Encapsulating a Field
Visual Studio provides some commands to assist with refactoring existing code. In this article we will look at the Encapsulate Field command. This converts a non-private field into a private field, whilst adding a new property that uses the field as its backing store. The new property is given the same visibility as the original field (public, internal, etc.)
To encapsulate a field, start by right-clicking the field name within the code. A context-sensitive menu will be displayed. Select the Refactor submenu and the Encapsulate Field command, as pictured below. The Encapsulate Field dialog box will be displayed. This dialog box allows you to provide a name for the new property, which must be different from that of the existing field.
Once a new name has been entered, you are given the option to update any existing references to the field so that they use the property instead. You can also update references to the field within comments or strings if required and you can specify that you would like to preview the changes before accepting them.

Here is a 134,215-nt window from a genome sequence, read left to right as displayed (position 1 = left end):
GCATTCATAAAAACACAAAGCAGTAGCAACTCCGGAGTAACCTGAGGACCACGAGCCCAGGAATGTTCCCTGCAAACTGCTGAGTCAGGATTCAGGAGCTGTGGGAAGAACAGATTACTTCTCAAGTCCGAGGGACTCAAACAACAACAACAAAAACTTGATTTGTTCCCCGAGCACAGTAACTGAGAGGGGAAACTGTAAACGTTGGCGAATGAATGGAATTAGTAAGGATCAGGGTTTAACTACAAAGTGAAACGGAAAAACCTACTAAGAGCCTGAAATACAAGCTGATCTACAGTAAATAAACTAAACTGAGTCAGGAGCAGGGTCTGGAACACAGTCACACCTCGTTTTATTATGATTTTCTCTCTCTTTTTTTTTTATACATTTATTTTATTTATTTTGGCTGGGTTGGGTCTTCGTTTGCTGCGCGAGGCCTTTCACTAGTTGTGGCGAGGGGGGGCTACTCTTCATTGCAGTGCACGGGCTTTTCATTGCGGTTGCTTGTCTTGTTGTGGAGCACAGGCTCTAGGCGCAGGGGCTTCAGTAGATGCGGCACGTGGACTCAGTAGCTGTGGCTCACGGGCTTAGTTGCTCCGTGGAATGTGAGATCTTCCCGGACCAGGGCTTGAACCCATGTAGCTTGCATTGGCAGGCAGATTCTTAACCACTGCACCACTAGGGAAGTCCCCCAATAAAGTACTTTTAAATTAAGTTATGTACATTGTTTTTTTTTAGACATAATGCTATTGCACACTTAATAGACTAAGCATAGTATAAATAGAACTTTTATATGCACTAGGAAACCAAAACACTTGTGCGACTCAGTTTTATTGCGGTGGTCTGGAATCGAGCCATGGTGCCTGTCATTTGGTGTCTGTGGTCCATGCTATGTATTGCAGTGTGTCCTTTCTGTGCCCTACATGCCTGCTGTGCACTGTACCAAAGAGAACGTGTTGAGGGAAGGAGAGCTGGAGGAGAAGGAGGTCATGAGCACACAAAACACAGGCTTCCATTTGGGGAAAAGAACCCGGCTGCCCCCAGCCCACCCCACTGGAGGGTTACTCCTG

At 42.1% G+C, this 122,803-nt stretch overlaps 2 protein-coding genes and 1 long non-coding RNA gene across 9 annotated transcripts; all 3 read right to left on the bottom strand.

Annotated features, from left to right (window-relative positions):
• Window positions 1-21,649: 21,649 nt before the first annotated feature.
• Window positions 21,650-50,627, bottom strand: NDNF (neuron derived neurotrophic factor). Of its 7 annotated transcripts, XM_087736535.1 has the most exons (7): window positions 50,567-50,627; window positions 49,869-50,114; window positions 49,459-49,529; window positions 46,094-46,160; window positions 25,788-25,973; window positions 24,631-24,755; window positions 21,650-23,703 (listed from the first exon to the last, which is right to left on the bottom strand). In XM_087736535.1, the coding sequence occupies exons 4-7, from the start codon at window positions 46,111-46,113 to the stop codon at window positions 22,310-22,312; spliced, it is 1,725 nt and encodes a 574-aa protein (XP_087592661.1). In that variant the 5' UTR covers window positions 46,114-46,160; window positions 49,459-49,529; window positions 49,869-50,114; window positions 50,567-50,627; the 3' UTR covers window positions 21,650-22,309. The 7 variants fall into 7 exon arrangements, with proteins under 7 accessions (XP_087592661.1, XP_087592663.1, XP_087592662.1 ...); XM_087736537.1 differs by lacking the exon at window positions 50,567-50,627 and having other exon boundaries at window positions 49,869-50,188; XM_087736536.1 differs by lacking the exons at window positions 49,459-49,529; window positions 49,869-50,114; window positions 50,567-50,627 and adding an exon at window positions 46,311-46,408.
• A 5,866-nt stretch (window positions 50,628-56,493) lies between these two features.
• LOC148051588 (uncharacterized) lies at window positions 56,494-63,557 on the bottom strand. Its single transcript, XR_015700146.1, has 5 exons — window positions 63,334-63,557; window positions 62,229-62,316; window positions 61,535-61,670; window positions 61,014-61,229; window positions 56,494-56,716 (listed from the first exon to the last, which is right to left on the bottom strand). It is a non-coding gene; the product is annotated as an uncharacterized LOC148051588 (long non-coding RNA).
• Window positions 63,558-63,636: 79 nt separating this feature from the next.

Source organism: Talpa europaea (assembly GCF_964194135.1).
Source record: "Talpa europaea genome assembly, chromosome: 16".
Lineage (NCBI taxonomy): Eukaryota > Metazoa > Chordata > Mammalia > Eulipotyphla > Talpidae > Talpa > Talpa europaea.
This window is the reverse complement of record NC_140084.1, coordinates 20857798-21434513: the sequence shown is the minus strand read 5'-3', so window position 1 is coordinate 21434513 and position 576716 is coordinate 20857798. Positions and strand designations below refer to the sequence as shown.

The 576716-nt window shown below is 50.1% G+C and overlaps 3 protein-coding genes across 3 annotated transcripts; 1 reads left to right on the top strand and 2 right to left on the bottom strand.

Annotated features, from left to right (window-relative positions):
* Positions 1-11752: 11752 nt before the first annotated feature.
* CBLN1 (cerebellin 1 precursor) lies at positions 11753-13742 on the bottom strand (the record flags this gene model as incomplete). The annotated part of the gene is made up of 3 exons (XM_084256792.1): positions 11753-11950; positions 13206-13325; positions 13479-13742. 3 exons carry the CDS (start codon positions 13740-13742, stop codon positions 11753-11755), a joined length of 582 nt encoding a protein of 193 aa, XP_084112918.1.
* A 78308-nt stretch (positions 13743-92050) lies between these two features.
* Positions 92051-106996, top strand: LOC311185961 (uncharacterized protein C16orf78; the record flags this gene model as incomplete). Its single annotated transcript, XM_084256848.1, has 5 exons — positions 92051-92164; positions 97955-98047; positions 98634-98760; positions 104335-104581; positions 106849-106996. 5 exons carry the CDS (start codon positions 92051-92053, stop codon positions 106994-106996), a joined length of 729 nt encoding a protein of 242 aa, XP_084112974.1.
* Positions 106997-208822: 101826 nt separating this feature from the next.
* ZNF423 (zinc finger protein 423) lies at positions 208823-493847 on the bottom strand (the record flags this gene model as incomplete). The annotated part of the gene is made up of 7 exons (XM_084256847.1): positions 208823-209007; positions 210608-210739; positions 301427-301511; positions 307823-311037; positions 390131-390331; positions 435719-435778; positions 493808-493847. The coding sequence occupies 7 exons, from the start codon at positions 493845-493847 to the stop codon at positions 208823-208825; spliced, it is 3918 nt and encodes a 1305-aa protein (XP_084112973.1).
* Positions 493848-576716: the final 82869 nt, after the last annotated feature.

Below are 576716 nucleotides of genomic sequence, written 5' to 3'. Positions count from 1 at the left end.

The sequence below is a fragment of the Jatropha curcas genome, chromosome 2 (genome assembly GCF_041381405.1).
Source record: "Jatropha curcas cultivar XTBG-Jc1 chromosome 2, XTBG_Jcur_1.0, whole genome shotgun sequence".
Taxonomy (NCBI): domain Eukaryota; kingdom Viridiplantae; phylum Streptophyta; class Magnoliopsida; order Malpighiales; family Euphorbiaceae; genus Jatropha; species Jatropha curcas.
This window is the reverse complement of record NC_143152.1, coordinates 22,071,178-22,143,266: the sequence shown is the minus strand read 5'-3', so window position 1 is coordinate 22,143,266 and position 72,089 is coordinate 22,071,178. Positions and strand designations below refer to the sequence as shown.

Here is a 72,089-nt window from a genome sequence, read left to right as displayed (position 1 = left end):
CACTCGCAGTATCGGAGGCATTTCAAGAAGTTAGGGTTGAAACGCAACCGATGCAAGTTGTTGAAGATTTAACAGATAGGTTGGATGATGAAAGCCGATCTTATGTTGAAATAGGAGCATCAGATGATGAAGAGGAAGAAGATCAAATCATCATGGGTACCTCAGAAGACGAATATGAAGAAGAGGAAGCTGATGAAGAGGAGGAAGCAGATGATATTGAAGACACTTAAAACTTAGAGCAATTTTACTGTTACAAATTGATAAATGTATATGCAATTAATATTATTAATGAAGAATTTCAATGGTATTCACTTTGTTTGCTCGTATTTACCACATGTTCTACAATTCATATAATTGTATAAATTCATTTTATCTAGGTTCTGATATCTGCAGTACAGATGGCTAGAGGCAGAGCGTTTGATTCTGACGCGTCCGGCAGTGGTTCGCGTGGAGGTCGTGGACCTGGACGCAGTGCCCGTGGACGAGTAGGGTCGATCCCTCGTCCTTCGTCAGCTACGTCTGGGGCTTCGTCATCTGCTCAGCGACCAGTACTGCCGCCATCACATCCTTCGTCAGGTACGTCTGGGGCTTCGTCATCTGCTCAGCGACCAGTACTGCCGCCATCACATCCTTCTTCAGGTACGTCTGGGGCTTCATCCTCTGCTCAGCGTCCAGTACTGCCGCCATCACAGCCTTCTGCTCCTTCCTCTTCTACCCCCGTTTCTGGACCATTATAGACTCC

Once the changes are accepted, the field will become private and a new property will be created. This property provides get and set accessors, each of which simply reads or updates the private field. You can then add any validation or other code that is required.
When creating a new property, a default name is provided by Visual Studio. If the field has a lower case name, or is prefixed with an underscore, e.g. "_width", the default name will be the existing name with the underscore removed and a capitalised initial letter. When you have a field name such as "Width" and you would like to use this name for the new property, you can use the Rename command to change the field name before encapsulating the field.
Changing a field to a property with the same name is a breaking change, even if the property name matches the original field name. You will need to recompile other code that uses the modified assembly to ensure it continues to operate correctly.
18 January 2009